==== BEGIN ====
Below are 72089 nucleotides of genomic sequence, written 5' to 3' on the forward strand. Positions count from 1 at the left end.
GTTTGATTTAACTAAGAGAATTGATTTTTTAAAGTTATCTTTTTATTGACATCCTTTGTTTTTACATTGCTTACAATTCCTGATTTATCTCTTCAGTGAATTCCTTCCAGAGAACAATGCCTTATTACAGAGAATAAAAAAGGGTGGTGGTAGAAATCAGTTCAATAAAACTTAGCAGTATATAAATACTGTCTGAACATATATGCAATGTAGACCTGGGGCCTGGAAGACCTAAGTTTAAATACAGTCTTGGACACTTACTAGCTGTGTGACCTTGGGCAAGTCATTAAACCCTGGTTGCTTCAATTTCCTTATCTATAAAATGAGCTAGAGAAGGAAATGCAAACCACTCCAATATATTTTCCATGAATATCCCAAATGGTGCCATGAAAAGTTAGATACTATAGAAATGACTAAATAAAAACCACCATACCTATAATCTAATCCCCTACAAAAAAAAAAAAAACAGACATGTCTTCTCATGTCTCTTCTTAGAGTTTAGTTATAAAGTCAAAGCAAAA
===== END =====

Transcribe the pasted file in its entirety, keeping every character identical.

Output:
Below are 72089 nucleotides of genomic sequence, written 5' to 3' on the forward strand. Positions count from 1 at the left end.
GTTTGATTTAACTAAGAGAATTGATTTTTTAAAGTTATCTTTTTATTGACATCCTTTGTTTTTACATTGCTTACAATTCCTGATTTATCTCTTCAGTGAATTCCTTCCAGAGAACAATGCCTTATTACAGAGAATAAAAAAGGGTGGTGGTAGAAATCAGTTCAATAAAACTTAGCAGTATATAAATACTGTCTGAACATATATGCAATGTAGACCTGGGGCCTGGAAGACCTAAGTTTAAATACAGTCTTGGACACTTACTAGCTGTGTGACCTTGGGCAAGTCATTAAACCCTGGTTGCTTCAATTTCCTTATCTATAAAATGAGCTAGAGAAGGAAATGCAAACCACTCCAATATATTTTCCATGAATATCCCAAATGGTGCCATGAAAAGTTAGATACTATAGAAATGACTAAATAAAAACCACCATACCTATAATCTAATCCCCTACAAAAAAAAAAAAAACAGACATGTCTTCTCATGTCTCTTCTTAGAGTTTAGTTATAAAGTCAAAGCAAAA